The reason I put them there is because those are the 7 conditions that I am the most familiar with.


I am a person who has Bipolar type 2, ADD (Inattentive ADHD), and Social Anxiety.

I have a son who has HFA – High Functioning Autism, and I have various friends who have these various brain disorders: Autism, Male Borderline Personality Disorder, Major Depressive Disorder, Anxiety Disorder and Obsessive Compulsive Disorder.

I also experience bouts of depression, anxiety and at times ‘mixed states’ which in simplified explanation means having a bout of depression and anxiety at the same time.

Those are the conditions that I have, at different times, researched and studied in the past 5 years. I use my findings to help me and my friends in our recovery. I am now sharing them here in the  hope that they can help others in their journey of recovery.  

There are literally hundreds of different kind of brain disorders, and unfortunately I don’t know all of them because I have never researched them. But there is tons of information in the internet and you can also get information from your doctor. 

Sadly, there is a lot of stigma around the word “mental illness”.

The word ‘mental’ means ‘relating to the mind’, and as a slang in English language, it means ‘crazy or insane’.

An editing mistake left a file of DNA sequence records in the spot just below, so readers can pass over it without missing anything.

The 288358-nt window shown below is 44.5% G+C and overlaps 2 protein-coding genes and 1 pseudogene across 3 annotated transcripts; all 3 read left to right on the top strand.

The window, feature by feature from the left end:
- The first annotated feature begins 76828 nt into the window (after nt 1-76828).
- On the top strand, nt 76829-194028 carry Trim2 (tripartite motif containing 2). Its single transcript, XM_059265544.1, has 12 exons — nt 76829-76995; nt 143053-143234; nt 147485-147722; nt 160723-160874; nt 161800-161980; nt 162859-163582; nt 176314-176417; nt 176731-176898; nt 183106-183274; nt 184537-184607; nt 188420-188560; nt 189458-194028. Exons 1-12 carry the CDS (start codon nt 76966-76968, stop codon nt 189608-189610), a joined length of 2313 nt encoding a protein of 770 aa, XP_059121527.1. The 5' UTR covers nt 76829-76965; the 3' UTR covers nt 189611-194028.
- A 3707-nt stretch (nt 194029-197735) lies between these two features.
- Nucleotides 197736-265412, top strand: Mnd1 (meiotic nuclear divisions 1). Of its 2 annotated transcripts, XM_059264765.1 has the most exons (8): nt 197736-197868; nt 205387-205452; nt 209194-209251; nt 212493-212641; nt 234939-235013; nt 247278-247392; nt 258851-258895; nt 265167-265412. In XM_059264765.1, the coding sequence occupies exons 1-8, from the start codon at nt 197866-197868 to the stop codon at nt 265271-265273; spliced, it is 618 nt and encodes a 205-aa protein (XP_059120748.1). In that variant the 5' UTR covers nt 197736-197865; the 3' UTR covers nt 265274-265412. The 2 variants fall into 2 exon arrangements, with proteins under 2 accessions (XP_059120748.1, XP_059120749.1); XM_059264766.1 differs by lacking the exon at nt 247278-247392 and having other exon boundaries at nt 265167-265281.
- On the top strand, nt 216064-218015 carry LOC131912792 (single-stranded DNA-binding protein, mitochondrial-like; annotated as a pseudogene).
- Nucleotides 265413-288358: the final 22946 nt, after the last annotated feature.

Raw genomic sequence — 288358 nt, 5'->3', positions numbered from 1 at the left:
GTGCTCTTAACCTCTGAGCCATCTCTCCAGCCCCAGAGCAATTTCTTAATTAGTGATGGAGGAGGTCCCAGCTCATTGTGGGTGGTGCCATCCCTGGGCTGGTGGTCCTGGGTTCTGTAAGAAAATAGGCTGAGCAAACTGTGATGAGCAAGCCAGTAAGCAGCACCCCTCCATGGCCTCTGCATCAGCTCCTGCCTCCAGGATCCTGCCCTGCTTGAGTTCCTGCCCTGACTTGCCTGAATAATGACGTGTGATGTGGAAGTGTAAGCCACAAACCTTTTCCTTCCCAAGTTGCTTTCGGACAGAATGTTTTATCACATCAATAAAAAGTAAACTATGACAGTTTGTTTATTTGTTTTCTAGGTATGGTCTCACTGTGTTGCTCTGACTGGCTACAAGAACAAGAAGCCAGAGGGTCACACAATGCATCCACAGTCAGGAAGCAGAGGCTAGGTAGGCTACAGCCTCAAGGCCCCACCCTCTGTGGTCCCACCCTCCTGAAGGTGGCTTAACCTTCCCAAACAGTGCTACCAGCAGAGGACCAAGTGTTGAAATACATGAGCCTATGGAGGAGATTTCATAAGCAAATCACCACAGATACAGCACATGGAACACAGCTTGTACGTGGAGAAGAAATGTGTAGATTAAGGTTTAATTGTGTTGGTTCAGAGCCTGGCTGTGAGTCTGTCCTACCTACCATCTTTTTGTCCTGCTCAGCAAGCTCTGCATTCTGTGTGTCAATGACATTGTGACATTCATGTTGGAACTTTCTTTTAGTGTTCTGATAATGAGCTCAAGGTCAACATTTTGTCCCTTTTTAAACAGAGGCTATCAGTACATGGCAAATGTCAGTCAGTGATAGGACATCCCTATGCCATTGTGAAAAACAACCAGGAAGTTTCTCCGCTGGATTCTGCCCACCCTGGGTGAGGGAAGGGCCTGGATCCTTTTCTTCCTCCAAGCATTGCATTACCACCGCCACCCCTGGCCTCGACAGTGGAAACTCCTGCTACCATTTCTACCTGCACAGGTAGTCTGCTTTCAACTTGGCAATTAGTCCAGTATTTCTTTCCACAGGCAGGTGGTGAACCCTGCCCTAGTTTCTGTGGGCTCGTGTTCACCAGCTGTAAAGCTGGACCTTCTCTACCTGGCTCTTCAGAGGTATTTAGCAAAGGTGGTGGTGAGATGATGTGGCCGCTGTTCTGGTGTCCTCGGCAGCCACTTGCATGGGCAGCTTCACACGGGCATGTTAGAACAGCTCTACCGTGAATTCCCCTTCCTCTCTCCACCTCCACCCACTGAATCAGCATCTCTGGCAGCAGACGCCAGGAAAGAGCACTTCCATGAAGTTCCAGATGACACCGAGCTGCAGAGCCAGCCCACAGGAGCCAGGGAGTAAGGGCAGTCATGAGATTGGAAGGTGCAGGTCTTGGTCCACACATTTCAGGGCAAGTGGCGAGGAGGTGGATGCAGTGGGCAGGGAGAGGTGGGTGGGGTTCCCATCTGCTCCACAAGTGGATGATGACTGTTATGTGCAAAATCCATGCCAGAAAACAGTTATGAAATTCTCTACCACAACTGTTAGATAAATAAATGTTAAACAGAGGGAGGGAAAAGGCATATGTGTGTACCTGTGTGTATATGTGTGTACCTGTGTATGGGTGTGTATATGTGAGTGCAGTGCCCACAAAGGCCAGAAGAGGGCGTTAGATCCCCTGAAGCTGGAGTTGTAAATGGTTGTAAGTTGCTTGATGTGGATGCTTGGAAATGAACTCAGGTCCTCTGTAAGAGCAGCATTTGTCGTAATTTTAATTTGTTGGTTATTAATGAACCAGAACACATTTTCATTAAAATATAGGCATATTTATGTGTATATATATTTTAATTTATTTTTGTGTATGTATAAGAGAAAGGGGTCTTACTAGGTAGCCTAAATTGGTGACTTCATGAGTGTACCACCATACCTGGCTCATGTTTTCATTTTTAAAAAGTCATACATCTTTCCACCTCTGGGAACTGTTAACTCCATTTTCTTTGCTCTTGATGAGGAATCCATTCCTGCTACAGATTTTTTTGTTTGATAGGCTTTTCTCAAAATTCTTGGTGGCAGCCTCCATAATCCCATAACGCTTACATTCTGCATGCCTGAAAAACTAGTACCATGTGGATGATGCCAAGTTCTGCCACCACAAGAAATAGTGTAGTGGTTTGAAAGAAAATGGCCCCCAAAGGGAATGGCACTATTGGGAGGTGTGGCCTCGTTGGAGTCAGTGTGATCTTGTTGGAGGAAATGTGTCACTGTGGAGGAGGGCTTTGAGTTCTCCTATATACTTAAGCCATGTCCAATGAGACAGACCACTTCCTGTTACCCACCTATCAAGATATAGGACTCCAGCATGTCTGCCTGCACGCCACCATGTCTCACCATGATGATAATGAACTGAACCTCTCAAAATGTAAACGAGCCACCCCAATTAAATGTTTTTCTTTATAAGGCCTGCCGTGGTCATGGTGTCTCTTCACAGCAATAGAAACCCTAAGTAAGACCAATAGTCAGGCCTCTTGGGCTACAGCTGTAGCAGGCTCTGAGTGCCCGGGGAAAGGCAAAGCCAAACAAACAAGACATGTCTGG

I prefer to use the term “brain disorder” to explain the condition/illness. Because in reality, that is the truth: mental illness/disorder is the illness/disorder of the brain.

Another thing I like to do is picture them (brain disorders) as ‘creatures’. And apparently I was not the only one who does it. Illustrator Toby Allen, decided to deal with explaining and conquering such mental illness types as depression, borderline personality, and anxiety disorder, decided to re-create them as cute monsters. Giving such intangible illnesses some substance, makes them appear more manageable as physical entities.

I was so excited when the movie ‘Fantastic Beasts’ came out in late 2016. I like to think the various brain disorders that we have as the various creatures in the story.

Newt Scamander was the nerd who studied and cared for many different beasts that many others preferred to stay away from. 

It was because of his knowledge, humility and perseverance, he was able to tame those beasts; and at times needed, he can also use their special ability or power for good purpose.   

pic credit: Iris Red